a) mixing a quantity of manure with lime such that said mixture has a basic pH;

b) adding a first coagulant to said mixture, thereby promoting floc formation within said mixture;

c) separating the floc from the mixture, thereby forming solids and a liquid portion;

d) adding a second coagulant and a struvite-promoting compound to said liquid portion, thereby forming solids and clear liquid; and

e) separating the clear liquid from the solids.

The invention relates to a method of and a process for treating manure such that odour from the manure is significantly reduced or eliminated and producing therefrom recyclable water, value-added biosolids and ammonia. Specifically, the manure is combined with lime, resulting in a mixture having a basic pH. The basic conditions cause gases, for example, ammonia to be evolved from the manure, so the mixture is mixed under negative pressure and the gases are drawn off and recovered, as described below As a result of this treatment, the manure is deodorized and sterilized as pathogens are unable to survive at the high pH. A coagulating agent is then added which further promotes floc formation within the manure. Following further mixing, the flocs are separated from the liquid portion. A struvite-promoting chemical and a coagulant are then added to the liquid portion which causes further floc formation, and the flocs are again separated from the now substantially clear liquid. It is of note that as a result of this process, the solids are highly hydrophobic and dry very quickly. It is of further note that solids isolated from either step can be combined and used, for example, as fertilizer, as discussed below. The clear liquid can be used, for example, for barn washing or for horticultural watering.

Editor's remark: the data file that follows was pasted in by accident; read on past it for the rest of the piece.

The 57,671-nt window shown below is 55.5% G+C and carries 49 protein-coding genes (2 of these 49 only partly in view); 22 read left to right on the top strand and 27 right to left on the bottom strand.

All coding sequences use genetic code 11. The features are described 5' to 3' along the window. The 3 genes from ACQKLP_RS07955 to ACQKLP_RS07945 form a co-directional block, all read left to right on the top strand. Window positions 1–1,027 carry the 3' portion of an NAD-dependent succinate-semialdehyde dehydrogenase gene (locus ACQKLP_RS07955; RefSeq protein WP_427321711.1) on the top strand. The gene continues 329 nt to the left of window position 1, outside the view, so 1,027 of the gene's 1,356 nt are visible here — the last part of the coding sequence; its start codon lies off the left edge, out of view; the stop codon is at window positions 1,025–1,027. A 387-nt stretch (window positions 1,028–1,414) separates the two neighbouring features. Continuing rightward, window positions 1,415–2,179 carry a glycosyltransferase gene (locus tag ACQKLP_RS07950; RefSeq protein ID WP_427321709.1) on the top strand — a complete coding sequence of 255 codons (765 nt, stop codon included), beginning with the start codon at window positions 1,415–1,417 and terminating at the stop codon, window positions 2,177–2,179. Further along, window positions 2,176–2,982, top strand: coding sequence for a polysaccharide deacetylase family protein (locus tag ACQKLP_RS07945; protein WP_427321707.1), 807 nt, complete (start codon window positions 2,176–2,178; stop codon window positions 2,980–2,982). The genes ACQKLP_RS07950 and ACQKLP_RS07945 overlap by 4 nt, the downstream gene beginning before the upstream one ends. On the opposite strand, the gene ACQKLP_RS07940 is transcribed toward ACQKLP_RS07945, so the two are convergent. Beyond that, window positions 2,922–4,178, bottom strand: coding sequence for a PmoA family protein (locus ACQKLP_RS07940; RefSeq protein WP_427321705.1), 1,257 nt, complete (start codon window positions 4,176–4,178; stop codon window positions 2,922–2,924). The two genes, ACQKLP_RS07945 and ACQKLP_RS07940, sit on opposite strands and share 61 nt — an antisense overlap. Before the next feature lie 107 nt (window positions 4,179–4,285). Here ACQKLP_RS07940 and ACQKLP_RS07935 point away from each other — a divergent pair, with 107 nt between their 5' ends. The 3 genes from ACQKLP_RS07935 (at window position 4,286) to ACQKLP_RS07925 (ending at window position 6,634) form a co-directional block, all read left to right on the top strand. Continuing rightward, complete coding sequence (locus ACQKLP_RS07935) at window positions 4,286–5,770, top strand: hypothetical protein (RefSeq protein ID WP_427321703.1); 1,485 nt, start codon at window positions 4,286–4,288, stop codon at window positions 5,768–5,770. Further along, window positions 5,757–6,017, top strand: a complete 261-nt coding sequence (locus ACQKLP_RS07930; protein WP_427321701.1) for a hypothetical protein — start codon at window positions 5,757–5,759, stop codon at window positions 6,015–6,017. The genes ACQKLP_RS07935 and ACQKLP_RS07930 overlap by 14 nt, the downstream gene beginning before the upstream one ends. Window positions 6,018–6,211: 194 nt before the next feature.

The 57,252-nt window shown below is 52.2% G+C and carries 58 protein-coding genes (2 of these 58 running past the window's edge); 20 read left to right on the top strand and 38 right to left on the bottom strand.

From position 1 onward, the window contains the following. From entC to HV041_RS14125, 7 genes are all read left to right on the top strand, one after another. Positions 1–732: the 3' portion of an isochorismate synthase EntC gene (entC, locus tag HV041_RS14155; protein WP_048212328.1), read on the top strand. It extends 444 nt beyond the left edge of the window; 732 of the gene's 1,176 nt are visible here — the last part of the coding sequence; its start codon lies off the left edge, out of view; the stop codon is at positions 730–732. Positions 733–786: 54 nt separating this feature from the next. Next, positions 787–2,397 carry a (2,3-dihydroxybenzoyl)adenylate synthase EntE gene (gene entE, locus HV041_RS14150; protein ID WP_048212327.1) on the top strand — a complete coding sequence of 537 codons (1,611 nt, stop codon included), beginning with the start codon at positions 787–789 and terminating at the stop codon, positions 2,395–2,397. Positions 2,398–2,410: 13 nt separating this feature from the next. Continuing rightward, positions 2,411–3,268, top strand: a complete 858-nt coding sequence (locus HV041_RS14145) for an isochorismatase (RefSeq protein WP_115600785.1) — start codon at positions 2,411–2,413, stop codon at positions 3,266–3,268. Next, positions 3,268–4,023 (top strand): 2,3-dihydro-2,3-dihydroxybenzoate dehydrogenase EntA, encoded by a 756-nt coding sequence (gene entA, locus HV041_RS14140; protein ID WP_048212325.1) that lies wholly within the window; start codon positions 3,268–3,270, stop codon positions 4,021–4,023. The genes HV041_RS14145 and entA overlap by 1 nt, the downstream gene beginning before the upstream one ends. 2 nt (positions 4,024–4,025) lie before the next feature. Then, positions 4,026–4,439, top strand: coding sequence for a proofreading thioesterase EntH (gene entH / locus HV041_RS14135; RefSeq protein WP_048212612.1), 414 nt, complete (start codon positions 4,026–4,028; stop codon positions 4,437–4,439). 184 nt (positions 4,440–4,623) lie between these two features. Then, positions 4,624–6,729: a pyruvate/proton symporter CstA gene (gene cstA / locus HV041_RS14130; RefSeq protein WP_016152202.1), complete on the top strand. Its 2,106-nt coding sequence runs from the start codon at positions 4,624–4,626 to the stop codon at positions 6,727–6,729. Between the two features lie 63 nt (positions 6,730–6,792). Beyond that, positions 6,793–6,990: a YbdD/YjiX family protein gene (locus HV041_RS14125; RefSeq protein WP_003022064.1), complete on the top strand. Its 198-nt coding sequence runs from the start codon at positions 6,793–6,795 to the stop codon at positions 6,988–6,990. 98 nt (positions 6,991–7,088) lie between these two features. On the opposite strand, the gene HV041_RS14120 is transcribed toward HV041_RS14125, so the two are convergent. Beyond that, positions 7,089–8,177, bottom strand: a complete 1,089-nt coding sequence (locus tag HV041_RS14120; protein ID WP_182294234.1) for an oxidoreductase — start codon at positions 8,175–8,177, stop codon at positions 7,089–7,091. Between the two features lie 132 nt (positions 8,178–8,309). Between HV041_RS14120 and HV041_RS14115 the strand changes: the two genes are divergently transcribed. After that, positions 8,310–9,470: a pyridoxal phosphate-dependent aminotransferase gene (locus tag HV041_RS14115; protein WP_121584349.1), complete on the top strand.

The invention will now be described in detail by examples, although the invention is not limited to the examples.

In the exemplary examples, the manure is hog manure. However, as will be appreciated by one knowledgeable in the art, other types of manure, for example, manure from dairy or feedlot animals or chickens as well as, for example, septage from sewage holding tanks or effluent from rendering (abattoir) plants, may also be used in the invention.

Referring to FIG. 1, manure from a barn 10 is collected, for example, in a manure pit 12 beneath the barn 10 and is transferred to a holding tank 14. Lime, for example, hydrated lime or unhydrated lime (Ca(OH)2) is added to the manure and the manure is mixed vigorously (for example, 100 rpm) for several hours, in some embodiments, 10-12 hours, although other suitable time periods may be used according to the conditions of the manure and desired results. In some embodiments, lime is added at dosing rates ranging from less than 5 g/l to about 20 g/l. As a result of the addition of the lime, the pH in the manure is raised to above 11.0, more preferably to above 11.5 and yet more preferably to 12.0-12.5. This in turn causes small flocs to develop within the manure and also volatilizes gases, for example, ammonia within the manure. It is of note that some of the other dissolved gases, for example, skatoles and mercaptans, may also be volatilized in smaller quantities. In some embodiments, the holding tank 14 is kept under negative pressure and evolved gases are removed from the holding tank 14. Specifically, the gases are removed via pipes 15 and then bubbled through low pH water 16. As will be apparent to one knowledgeable in the art, the ammonia readily dissolves into the water and is thereby recovered.